A number of communities in New York State have rent regulation programs known as rent control and rent stabilization. These Rent Regulation Programs administered by the Office of Rent Administration (ORA), position ORA as a leader in the preservation of affordable housing. Rent regulation is intended to protect tenants in privately-owned buildings from illegal rent increases and allow owners to maintain their buildings and realize a reasonable profit.
Rent control is the older of the two systems of rent regulation. It dates back to the housing shortage immediately following World War II and generally applies to buildings constructed before 1947. Rent stabilization generally covers buildings built after 1947 and before 1974, and apartments removed from rent control. Outside New York City rent stabilization is also known as ETPA, for the Emergency Tenant Protection Act. More details on these matters can be obtained by calling, writing, or visiting one of the DHCR Borough or District Rent Offices.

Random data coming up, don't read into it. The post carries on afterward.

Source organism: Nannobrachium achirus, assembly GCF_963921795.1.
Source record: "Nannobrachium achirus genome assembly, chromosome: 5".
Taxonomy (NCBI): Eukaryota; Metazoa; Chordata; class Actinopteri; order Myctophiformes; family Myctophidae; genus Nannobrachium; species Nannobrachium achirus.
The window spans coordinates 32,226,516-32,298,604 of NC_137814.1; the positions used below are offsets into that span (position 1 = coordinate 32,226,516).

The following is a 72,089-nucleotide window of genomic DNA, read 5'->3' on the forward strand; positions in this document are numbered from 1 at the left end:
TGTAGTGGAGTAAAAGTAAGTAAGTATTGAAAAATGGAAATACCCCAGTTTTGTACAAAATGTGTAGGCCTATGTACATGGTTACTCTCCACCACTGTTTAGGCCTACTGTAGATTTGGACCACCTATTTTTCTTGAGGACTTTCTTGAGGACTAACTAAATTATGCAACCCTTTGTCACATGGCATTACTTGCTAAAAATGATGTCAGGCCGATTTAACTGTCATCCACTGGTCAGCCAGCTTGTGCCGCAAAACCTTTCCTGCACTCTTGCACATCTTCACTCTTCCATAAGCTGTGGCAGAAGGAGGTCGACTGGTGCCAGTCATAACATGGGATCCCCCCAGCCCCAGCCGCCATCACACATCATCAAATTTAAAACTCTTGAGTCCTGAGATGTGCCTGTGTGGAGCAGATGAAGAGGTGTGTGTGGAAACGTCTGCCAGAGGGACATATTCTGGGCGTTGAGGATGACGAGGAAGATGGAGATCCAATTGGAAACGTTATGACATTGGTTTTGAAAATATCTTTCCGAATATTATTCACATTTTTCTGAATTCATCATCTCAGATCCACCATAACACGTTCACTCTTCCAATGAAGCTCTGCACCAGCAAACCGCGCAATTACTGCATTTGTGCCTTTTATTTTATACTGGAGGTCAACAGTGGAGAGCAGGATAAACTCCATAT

The rent control program applies to residential buildings constructed before February, 1947 in municipalities that have not declared an end to the postwar rental housing emergency. There are several municipalities that still have rent control, including New York City, Nassau and Westchester counties.
Rents charged in controlled apartments are set and adjusted on the basis of registrations filed by owners when Federal rent control was imposed in 1943. The rent control law allows DHCR to determine how much rents can be increased based on an assessment of what it costs owners to operate their buildings plus a reasonable profit.